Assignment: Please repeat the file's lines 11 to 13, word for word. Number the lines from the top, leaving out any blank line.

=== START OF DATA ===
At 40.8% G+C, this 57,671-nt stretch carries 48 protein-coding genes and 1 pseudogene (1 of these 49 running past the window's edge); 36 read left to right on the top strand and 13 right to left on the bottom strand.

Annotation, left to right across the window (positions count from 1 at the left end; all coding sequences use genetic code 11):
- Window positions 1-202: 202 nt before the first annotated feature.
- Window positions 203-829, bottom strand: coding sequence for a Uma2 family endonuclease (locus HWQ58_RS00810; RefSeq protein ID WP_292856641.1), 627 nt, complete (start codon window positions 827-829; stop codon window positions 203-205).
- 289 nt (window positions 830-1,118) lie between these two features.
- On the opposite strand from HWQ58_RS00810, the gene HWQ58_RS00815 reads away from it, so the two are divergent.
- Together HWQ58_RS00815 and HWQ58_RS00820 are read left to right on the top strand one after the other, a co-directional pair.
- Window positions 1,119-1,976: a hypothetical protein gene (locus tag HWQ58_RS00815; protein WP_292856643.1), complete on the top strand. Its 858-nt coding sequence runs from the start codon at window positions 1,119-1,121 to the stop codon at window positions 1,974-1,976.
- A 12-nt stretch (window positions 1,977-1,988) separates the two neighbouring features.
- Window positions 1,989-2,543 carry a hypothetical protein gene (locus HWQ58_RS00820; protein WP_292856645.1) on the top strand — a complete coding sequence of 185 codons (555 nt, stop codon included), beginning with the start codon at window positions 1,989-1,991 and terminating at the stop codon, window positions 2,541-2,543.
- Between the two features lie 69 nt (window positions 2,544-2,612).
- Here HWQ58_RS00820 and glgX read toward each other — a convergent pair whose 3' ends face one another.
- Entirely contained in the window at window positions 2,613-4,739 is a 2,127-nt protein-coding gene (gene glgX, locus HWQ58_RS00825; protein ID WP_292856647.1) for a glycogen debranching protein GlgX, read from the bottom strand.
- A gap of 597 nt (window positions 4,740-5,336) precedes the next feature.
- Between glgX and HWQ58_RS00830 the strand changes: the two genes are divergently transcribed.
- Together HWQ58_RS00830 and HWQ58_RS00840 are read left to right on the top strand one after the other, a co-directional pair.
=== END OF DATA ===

- Between the two features lie 69 nt (window positions 2,544-2,612).
- Here HWQ58_RS00820 and glgX read toward each other — a convergent pair whose 3' ends face one another.
- Entirely contained in the window at window positions 2,613-4,739 is a 2,127-nt protein-coding gene (gene glgX, locus HWQ58_RS00825; protein ID WP_292856647.1) for a glycogen debranching protein GlgX, read from the bottom strand.